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Bodies in the carpark dig findings unveiled

Two of the burial sites found under Bishop Street carpark in Derry during last year's archeological dig.

Two of the burial sites found under Bishop Street carpark in Derry during last year's archeological dig.

Archeologists who worked on the Bishop Street car park dig last year have revealed they found evidence the city centre was inhabited as far back as the Bronze Age.

A number of surprise findings were unearthed during the dig, which was one of three undertaken by the NI Environment Agency and Queen’s University Centre for Archeological Fieldwork (CAF).

There are now talks of a possible return to Derry to investigate all ancient church sites in the city, including a possible ground penetrating radar scan at the Long Tower, which is believed to have been the site of the 11th Century Templemore Cathedral.

Speaking to a packed audience in the Playhouse on Tuesday night, Dr Emily Murray from CAF said the Bishop Street dig had uncovered 17th Century burials which could be those of early Planters or Siege victims.

There was also evidence of wine trading from the vineyards of France, imported pottery from England, an ancient scabbard, 13th and 14th century artefacts and a cut building stone with carved markings. The first medieval deposits found within the Walls were also uncovered during the dig, along with prehistoric flint.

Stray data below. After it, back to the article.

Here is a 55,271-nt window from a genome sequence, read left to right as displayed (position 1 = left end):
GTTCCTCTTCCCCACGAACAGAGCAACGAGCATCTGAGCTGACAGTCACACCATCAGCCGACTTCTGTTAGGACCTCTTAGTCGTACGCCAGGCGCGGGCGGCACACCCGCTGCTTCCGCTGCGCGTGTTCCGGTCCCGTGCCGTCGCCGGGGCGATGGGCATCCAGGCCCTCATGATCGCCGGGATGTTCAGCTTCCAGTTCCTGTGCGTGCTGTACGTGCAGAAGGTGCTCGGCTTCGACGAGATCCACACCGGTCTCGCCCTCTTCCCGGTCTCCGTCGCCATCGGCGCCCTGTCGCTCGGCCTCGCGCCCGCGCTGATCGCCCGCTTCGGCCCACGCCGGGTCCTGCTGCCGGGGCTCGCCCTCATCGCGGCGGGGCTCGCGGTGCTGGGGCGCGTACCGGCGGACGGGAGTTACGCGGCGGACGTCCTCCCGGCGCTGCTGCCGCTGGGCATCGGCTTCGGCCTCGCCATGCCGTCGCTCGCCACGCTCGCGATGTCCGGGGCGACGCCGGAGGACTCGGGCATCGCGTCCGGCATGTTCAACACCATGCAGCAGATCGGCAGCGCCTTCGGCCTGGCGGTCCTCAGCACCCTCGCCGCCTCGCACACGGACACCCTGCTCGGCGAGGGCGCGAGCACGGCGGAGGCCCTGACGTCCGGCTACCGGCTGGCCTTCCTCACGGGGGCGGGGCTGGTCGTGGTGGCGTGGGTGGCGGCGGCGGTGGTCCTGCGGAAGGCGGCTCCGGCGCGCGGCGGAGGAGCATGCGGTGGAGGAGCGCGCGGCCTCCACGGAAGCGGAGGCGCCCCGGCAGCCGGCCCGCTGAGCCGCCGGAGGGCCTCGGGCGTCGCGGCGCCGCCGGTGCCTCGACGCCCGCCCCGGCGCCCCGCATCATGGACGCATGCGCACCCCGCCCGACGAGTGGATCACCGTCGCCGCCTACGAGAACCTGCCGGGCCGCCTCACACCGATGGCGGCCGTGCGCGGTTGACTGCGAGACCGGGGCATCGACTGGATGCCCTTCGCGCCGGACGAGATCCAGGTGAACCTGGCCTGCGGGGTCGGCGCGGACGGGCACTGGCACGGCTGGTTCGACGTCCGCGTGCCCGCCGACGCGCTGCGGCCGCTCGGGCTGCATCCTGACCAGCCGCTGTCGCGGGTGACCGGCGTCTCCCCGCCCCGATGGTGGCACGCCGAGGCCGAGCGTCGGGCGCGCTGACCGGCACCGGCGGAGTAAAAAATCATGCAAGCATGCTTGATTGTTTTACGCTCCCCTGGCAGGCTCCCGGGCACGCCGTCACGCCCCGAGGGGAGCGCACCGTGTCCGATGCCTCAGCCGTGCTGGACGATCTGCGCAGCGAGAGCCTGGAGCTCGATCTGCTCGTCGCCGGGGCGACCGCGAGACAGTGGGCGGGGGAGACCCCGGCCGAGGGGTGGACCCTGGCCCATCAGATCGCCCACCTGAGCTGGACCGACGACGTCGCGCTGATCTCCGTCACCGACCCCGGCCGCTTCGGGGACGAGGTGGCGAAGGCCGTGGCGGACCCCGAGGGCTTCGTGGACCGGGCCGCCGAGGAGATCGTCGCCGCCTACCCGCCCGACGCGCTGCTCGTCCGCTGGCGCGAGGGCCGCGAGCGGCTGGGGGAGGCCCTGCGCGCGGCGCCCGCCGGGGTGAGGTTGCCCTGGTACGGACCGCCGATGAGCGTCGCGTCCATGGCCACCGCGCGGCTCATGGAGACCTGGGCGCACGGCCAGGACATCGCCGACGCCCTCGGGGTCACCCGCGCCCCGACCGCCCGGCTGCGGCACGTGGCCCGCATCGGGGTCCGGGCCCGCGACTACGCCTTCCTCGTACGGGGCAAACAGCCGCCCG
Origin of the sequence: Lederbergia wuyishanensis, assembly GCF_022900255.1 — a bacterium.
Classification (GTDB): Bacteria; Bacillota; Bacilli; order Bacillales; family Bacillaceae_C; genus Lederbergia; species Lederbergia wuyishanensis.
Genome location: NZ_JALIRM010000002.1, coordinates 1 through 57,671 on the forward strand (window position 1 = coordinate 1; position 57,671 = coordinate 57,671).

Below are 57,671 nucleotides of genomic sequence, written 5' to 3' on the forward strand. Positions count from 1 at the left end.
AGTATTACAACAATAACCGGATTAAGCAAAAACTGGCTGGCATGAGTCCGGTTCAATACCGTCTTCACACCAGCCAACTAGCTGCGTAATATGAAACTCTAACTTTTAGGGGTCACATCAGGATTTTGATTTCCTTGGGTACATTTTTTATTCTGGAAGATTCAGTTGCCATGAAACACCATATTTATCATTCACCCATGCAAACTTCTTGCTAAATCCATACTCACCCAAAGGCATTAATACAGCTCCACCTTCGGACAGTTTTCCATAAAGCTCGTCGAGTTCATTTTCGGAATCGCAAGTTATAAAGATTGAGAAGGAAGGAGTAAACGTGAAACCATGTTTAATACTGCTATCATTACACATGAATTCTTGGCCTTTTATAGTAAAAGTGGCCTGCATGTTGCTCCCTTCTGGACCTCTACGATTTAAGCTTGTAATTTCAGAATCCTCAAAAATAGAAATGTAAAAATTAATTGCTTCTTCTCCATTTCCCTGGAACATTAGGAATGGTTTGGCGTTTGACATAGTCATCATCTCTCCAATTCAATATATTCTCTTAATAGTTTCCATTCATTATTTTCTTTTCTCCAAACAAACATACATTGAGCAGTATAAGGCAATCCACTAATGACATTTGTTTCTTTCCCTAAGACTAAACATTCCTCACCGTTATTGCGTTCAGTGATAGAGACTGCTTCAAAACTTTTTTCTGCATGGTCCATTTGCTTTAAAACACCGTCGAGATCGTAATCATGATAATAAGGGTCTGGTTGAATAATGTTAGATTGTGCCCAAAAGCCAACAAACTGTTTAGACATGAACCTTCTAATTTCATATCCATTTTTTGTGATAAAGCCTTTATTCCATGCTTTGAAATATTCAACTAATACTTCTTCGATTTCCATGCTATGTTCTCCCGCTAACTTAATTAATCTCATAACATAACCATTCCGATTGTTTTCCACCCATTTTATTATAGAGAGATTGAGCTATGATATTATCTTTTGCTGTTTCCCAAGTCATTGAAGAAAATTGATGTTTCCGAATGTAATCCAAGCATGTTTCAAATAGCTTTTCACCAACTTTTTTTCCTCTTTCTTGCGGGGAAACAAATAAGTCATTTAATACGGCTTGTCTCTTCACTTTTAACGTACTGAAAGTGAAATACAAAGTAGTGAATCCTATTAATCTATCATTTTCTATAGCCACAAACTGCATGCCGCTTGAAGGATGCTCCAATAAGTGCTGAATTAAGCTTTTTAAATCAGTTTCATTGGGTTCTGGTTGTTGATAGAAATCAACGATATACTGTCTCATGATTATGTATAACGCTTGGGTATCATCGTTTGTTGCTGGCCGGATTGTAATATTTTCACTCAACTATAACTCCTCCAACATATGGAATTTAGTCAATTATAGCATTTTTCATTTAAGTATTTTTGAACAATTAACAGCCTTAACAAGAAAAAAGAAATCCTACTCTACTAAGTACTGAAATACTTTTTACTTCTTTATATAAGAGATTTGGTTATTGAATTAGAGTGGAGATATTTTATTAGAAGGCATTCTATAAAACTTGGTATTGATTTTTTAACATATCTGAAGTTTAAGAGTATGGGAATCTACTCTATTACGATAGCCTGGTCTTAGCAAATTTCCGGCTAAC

The site was chosen because it was felt to have been that of Derry’s 12th Century Augustinian monastery, which may in turn have replaced the earlier Columban monastery. Ancient maps from around 1600 show the Abbey and the Long Tower.

It was also believed to the site of Henry Dowcra’s fort- a precursor of the City Walls.

The first human bones were only uncovered in the “last bucket” of earth lifted during the initial exploration. As they dug on various trenches revealed Elizabeth I and Louis XIII and some earlier coins.

The highest up human remains were those of a juvenile, while others included a double burial and a pipe smoker with a groove in his upper teeth. A total of 15 skeletons were found and nine exposed. Six were removed and the rest left. One grave facing the opposite way from the others may have been a cleric or a criminal, Dr Murray said.

One skeleton had two mystery objects in its stomach area which have baffled experts who have ruled out animal or plant material.

 

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